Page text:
Does anyone know what the Mozart theme is or where it comes from that is used in the “Variations on a Theme by Mozart” by Anonymous, arranged by Odette LeDentu for lever harp? I’m looking for information for program notes for a student. Does anyone have any additional information on this piece?
I am always on the lookout for music to play at church services so this prompted me to listen to the piece. I went to youtube and found a clip by Josh Layne. It turns out he, too, listened to recordings. He found in the notes of one recording that the piece is actually the first of four airs by French composer Martin Dalvimare. Josh then went to ISLMP and found the original air and confirmed this.
Thanks, Gretchen. That’s really helpful. And thanks for the quick answer. Did Josh happen to discover what the original Mozart theme was on which Martin Dalvimare wrote the air? I’ll go check IMSLP also and see if there’s any further info.
I appreciate your help.
The original has a few differences from Le Dentu’s arrangement -including occasional F sharps and harmonics – I find it more interesting than the Le Dentu version but so hard not to play what I learnt first. I am unconvinced it is Mozart – the printed Dalvimar edition calls it Pas de trois introduced in Achille et Deidamie but doesn’t credit a composer and I couldn’t find it in the Campra score of A&D so either it was a different A&D, a stray dance introduced (which happened) or I just missed it.
Following up Tacye’s comment, I think the attribution of the theme to Mozart is completely false. This set of variations appears in a group of “Four Favorite Airs Arranged for Harp” by Dalvimare but as she points out, it is a pas de trois from the opera Achille et Deidamie. Also in that set of four is a duet from La Clemenza de Tito by Mozart and I think that’s where the misattribution came from.
The opera “Achille et Deidamie” was an opera tragique written by Andre Campra and debuted on Feb. 24, 1735. My guess is that with the way compositions where arbitrarily dropped into other works during this period, it’s probably something by Campra but unclear whether it was specifically for Achille et Deidamie or just an add-on.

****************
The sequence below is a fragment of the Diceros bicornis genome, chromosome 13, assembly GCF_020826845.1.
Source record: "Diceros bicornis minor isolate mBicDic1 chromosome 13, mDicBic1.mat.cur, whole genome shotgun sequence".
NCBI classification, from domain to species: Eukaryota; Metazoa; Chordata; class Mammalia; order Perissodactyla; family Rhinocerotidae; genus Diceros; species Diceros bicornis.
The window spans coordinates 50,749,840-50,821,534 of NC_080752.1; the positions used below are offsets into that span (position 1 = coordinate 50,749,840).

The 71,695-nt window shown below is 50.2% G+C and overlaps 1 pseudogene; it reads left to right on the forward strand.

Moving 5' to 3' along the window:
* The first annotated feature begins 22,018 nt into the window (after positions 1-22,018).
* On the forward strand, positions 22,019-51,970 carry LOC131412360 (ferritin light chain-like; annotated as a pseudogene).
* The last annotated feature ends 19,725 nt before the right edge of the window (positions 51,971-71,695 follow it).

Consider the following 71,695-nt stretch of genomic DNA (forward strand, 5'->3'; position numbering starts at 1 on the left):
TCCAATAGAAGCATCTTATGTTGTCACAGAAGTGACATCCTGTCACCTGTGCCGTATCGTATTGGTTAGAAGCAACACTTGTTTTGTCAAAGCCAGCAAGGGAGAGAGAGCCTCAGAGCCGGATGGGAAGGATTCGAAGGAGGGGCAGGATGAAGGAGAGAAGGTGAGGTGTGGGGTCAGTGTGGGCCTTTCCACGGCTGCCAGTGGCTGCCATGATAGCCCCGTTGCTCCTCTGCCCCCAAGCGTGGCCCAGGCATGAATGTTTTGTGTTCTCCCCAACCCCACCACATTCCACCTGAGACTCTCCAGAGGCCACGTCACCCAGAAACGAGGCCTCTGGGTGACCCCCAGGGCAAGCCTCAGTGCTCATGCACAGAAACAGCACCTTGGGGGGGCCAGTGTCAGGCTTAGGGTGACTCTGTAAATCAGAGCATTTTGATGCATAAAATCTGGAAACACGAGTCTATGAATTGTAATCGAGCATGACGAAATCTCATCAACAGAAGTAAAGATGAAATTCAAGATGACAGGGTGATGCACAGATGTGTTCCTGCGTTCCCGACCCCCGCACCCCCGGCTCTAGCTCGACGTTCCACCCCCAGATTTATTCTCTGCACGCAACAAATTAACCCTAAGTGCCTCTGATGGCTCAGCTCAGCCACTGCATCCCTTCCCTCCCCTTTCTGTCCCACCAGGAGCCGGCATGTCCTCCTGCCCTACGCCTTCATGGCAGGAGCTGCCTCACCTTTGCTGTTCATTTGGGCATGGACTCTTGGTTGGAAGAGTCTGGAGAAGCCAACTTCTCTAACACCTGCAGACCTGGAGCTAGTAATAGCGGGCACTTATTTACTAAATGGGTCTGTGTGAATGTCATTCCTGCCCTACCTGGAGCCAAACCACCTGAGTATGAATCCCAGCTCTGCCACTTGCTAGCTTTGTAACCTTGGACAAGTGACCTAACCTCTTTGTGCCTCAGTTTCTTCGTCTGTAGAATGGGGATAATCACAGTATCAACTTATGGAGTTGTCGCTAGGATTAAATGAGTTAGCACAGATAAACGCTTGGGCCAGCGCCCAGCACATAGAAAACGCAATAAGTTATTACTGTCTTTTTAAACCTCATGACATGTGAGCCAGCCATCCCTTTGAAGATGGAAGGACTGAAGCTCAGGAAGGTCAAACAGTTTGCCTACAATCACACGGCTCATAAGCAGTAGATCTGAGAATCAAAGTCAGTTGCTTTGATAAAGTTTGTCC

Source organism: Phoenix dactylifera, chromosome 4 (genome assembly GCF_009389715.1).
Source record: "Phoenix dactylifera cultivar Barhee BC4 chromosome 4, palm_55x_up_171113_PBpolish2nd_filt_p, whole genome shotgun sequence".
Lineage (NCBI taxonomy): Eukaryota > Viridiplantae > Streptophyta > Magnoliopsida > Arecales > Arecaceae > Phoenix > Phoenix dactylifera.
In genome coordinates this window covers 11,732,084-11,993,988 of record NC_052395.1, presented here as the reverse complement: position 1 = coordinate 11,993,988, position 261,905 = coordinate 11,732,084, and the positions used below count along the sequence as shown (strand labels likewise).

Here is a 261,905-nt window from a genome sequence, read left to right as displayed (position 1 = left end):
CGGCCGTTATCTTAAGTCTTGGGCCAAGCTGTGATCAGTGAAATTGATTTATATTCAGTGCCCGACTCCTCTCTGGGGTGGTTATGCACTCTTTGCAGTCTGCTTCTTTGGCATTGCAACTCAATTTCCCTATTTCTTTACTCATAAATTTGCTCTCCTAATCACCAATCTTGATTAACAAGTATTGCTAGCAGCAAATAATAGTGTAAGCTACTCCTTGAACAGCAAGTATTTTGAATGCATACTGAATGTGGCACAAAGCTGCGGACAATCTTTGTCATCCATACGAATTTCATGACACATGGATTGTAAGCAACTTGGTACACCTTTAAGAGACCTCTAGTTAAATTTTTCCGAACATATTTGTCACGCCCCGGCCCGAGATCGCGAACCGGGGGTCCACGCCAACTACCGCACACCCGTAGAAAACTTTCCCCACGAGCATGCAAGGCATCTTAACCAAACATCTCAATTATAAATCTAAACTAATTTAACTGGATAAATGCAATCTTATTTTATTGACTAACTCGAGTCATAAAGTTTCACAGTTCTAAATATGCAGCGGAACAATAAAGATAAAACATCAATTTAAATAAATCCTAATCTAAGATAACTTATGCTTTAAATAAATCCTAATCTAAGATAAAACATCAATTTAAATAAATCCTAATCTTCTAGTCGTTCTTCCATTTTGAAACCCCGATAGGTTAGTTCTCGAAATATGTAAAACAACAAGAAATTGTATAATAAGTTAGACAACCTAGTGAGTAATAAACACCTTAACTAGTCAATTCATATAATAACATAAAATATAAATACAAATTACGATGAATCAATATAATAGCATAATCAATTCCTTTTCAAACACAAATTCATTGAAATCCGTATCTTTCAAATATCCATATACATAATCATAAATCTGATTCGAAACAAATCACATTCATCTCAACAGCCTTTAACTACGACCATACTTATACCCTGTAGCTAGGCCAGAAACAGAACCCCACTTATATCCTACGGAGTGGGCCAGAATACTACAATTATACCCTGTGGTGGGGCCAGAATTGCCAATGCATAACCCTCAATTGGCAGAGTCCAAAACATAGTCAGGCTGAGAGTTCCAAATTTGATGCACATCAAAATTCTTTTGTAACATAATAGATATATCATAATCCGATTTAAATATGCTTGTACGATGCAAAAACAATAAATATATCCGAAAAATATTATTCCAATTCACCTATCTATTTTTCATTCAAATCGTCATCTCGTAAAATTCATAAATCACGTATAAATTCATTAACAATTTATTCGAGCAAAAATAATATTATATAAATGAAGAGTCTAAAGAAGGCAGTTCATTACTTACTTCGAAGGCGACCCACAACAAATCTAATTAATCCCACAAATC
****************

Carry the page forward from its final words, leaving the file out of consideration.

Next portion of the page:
There may have been several other operas of the same title by other composers in the same period, just as Rossini and Paisiello both composed operas entitled “The Barber of Seville.” Classical, mythic subjects were used over and over again.
Glinka’s Variations on a theme of Mozart are an interesting example, in that he rewrote the theme instead of taking it literally from the Magic Flute.
I had a look for more info about this a couple years ago, and then was looking again this week when I found your most helpful discussion. I went to the IMSLP website which has the facsimile of the (published) Dalvimare variations. There was also a link to a second handwritten sheet that had the theme with a title of “Air tire des Ballet des Noces de Gamache”. A little more Wikipedia work turned up the composer of the ballet, one François-Charlemagne Lefebvre. That in turn led me to a facsimlile of a handwritten manuscript held by University of Lousville that has on its title page “Air tire du Ballet des Noces de Gamache Varie Pour La Harpe Par P. Dalvimare.
I’m going with that! Thanks for the leads. The piece has become one of our ensemble favourites. We play the theme together, and then individuals or duos tackle the variations, and I’ve written another one for more beginners. We do the theme all together again at the end. It’s pretty great teaching material, and the kids who have done the simplest versions when they were 7 have the whole thing in the ears when it’s time to do it as a solo piece. This time I’m setting it as a project for the All Island Harp day for adults. Can’t wait!
I used to play it quite a bit as a duet – with only a little tweaking several of the variations work really well played two at a time.
It would be great if you can find the theme in the Lefebvre score – but I suspect the manuscript may be wrong about the title, rather than the published version. Dalvimar published a different piece from the Noces de Gamache ballet, a Fandango, and whoever copied the music may have got in a muddle.
The Lefebvre score is here if anyone feels like looking through for the theme.
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